I am therefore inclined to see Beck’s posturing about surrender as “wolf sheds sheepdog’s clothing.” It goes hand in hand with his denial of the damage the push for homosexual marriage aims to do to the foundations of constitutional self-government in the United States. The doctrine of unalienable rights is the basis for America’s constitutional republic. But the assertion of unalienable rights in the American Declaration of Independence makes no sense unless we acknowledge God’s authority as our Creator. Beck “says that he believes that we must return to God.” Yet (as I pointed out some time ago in “A Meditation on Glenn Beck’s Divine Mission”), “he casually blows off the issues that involve imposing on our nation laws and practices that deny the natural law derived from God’s authority. …”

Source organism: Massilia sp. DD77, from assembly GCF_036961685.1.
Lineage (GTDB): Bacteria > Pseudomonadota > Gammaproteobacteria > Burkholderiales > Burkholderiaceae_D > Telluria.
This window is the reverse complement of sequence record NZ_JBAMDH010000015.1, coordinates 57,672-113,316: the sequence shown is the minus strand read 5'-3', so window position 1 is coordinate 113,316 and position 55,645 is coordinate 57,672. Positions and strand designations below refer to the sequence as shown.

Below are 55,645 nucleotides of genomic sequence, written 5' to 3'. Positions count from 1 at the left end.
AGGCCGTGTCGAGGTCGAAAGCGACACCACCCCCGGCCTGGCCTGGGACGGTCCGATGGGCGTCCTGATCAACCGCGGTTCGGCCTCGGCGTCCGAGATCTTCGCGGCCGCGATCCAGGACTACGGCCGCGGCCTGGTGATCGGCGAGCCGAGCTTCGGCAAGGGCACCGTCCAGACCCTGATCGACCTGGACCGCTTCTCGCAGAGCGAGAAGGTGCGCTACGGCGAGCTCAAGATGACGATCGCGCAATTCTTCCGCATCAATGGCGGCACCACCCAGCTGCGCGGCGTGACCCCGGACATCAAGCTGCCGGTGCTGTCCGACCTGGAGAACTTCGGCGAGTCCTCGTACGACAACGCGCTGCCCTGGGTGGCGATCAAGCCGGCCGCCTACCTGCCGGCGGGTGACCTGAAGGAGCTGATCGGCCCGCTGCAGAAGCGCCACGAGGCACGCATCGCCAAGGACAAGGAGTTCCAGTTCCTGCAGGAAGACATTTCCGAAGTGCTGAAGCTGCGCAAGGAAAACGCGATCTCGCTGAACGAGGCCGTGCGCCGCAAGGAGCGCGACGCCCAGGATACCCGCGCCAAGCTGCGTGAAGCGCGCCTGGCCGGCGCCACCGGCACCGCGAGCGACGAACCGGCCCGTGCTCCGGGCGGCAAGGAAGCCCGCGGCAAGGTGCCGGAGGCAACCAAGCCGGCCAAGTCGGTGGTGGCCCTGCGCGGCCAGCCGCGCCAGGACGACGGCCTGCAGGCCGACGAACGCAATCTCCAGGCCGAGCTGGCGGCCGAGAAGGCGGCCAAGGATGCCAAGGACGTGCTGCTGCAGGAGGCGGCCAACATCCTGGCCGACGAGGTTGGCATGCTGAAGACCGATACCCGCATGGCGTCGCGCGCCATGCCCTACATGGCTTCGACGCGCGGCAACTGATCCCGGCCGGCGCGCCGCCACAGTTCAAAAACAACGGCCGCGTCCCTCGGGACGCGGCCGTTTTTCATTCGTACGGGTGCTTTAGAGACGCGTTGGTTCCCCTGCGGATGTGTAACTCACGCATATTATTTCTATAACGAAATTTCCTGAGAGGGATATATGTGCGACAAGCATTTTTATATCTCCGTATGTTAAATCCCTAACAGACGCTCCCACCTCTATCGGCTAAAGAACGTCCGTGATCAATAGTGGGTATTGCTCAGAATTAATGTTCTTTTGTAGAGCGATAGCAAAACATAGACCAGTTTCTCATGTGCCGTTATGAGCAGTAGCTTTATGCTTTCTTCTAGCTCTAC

It’s not surprising that Beck tells us that “we’re powerless over anything that happens in Washington.” In harness with the forces promoting specious homosexual marriage and abortion “rights,” he insidiously works to destroy our reverence for God’s authority over human institutions of government. By doing so, he contributes to the demoralization of the American people. He disingenuously proposes an educational remedy based on the concept that “the individual is greater than the collective,” which similarly abandons the principle of God’s superintendence of the whole of things. For God’s will transcends the distinction between the individual and the collective. He creates every particular in light of the whole, and in creating the whole he takes account of every particular. Thus when we respect the determinations He makes for our nature (“the laws of nature and of nature’s God”), we both preserve ourselves as individuals and preserve the whole of individuals, trusting in the provisions God has made for the one and the other.